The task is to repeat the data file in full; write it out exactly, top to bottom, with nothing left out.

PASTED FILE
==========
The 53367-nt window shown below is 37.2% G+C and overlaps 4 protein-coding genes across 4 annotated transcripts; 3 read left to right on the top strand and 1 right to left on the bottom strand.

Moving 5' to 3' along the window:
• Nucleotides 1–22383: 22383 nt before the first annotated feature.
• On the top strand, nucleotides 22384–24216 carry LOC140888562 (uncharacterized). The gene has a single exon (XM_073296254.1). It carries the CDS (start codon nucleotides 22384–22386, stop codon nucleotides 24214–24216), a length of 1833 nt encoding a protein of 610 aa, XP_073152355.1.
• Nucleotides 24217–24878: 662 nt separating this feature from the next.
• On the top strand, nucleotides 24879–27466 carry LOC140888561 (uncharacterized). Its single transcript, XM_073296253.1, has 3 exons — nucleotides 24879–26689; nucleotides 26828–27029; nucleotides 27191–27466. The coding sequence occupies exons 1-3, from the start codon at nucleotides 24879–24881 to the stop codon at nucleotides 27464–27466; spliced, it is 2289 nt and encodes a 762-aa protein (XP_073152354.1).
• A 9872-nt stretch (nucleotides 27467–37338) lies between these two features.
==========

The 53367-nt window shown below is 37.2% G+C and overlaps 4 protein-coding genes across 4 annotated transcripts; 3 read left to right on the top strand and 1 right to left on the bottom strand.

Moving 5' to 3' along the window:
• Nucleotides 1–22383: 22383 nt before the first annotated feature.
• On the top strand, nucleotides 22384–24216 carry LOC140888562 (uncharacterized). The gene has a single exon (XM_073296254.1). It carries the CDS (start codon nucleotides 22384–22386, stop codon nucleotides 24214–24216), a length of 1833 nt encoding a protein of 610 aa, XP_073152355.1.
• Nucleotides 24217–24878: 662 nt separating this feature from the next.
• On the top strand, nucleotides 24879–27466 carry LOC140888561 (uncharacterized). Its single transcript, XM_073296253.1, has 3 exons — nucleotides 24879–26689; nucleotides 26828–27029; nucleotides 27191–27466. The coding sequence occupies exons 1-3, from the start codon at nucleotides 24879–24881 to the stop codon at nucleotides 27464–27466; spliced, it is 2289 nt and encodes a 762-aa protein (XP_073152354.1).
• A 9872-nt stretch (nucleotides 27467–37338) lies between these two features.